Preface to Dee Molenaar’s book, Memoirs of a Dinosaur Mountaineer
A light breeze came up the canyon and through the pine boughs overhead, and soon isolated white specks began descending. The snowflakes increased and soon we were encompassed in a flurry that blotted out the semi-arid valley far below, and the trail penetrating the pines below the granite walls high above. In our present light apparel and on a short, leg-stretching hike after motoring from Death Valley 80 miles in the east, our “Old Cronies Expedition” took another prolonged look around, and turned back to the trailhead at Whitney Portal.
It was then that my brother K and I and our friends, George Senner and Bob Johnson, found we were not alone among these rugged mountains.
Coming down through the mists was a lone hiker.
The heavily-bearded, long-haired chap was traveling beneath a bulky backpack that suggested he’d been out for some time. However, the big coil of fiberglass rope tucked beneath a hatchet, a large cast-iron skillet, and soft-toed boots indicated this was no modern-day mountaineer with a fetish for the latest in lightweight travel.
He stopped briefly and we questioned him about his travels. He was originally from Coeur d’Alene, Idaho, and more recently from the Stockton area across the mountains. Tiring of the Bay Area drug scene, he was aiming for a change of pace and was now returning from a trip into the mountains. He talked confidently of his climbing experiences and we enjoyed his free-spirited philosophy before we parted. At a distance through the mist we followed his burdened figure down the trail.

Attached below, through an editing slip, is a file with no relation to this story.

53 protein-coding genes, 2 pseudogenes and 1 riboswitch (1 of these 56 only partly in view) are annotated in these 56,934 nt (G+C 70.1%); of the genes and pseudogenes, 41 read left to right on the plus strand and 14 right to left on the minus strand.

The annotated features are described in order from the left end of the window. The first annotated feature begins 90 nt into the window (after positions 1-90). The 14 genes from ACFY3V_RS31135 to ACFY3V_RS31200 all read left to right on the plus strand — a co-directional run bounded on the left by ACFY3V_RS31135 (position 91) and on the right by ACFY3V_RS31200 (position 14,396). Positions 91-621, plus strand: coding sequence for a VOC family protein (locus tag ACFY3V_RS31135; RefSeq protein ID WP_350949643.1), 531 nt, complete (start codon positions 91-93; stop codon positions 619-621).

Meeting this hairy 40-ish fellow on the Mount Whitney trail rekindled my thoughts of a half-century earlier – in 1937, a late-summer trip into the Sierras Nevada with my brother K, similarly clad in jeans and carrying unwieldy loads. In that day we also had the trail and the mountain pretty much to ourselves. But in today’s world, had we passed here a couple months later, during the summer’s climbing season, we would have been part of the mountain’s allowable 75 hikers registered daily for the 20-mile roundtrip to the top of Mount Whitney.
How times have changed since those youthful days of the 1930s, during the Great Depression and prior to World War II.
Yet my life since has been a succession of fortuitous circumstances – in many cases being in the right place at the right time and meeting the right person. And though the breaks never made me rich, they provided a bounty of fond memories of fascinating places and events, people and good friends.
– Dee Molenaar